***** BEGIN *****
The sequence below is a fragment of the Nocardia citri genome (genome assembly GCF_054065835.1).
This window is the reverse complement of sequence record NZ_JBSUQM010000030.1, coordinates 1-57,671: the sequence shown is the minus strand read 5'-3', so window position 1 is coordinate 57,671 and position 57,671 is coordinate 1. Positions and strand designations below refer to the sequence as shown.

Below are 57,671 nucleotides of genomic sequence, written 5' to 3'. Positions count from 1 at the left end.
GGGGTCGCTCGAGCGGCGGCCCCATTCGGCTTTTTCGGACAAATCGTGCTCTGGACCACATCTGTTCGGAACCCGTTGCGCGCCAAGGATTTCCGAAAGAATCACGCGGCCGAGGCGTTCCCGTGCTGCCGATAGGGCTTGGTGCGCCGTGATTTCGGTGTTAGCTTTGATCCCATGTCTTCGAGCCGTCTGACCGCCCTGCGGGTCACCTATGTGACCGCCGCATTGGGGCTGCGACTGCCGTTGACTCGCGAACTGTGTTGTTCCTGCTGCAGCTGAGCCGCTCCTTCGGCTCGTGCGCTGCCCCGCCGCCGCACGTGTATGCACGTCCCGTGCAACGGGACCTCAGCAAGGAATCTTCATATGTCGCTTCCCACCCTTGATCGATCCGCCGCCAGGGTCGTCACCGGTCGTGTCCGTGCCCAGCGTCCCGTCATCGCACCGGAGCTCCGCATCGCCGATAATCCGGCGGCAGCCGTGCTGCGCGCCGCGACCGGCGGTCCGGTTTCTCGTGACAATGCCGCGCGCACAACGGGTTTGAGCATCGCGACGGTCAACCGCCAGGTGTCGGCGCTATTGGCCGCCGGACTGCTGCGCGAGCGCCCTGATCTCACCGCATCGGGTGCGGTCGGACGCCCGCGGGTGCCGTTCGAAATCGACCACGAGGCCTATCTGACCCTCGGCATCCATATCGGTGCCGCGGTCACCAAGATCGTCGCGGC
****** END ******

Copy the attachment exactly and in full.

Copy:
The sequence below is a fragment of the Nocardia citri genome (genome assembly GCF_054065835.1).
This window is the reverse complement of sequence record NZ_JBSUQM010000030.1, coordinates 1-57,671: the sequence shown is the minus strand read 5'-3', so window position 1 is coordinate 57,671 and position 57,671 is coordinate 1. Positions and strand designations below refer to the sequence as shown.

Below are 57,671 nucleotides of genomic sequence, written 5' to 3'. Positions count from 1 at the left end.
GGGGTCGCTCGAGCGGCGGCCCCATTCGGCTTTTTCGGACAAATCGTGCTCTGGACCACATCTGTTCGGAACCCGTTGCGCGCCAAGGATTTCCGAAAGAATCACGCGGCCGAGGCGTTCCCGTGCTGCCGATAGGGCTTGGTGCGCCGTGATTTCGGTGTTAGCTTTGATCCCATGTCTTCGAGCCGTCTGACCGCCCTGCGGGTCACCTATGTGACCGCCGCATTGGGGCTGCGACTGCCGTTGACTCGCGAACTGTGTTGTTCCTGCTGCAGCTGAGCCGCTCCTTCGGCTCGTGCGCTGCCCCGCCGCCGCACGTGTATGCACGTCCCGTGCAACGGGACCTCAGCAAGGAATCTTCATATGTCGCTTCCCACCCTTGATCGATCCGCCGCCAGGGTCGTCACCGGTCGTGTCCGTGCCCAGCGTCCCGTCATCGCACCGGAGCTCCGCATCGCCGATAATCCGGCGGCAGCCGTGCTGCGCGCCGCGACCGGCGGTCCGGTTTCTCGTGACAATGCCGCGCGCACAACGGGTTTGAGCATCGCGACGGTCAACCGCCAGGTGTCGGCGCTATTGGCCGCCGGACTGCTGCGCGAGCGCCCTGATCTCACCGCATCGGGTGCGGTCGGACGCCCGCGGGTGCCGTTCGAAATCGACCACGAGGCCTATCTGACCCTCGGCATCCATATCGGTGCCGCGGTCACCAAGATCGTCGCGGC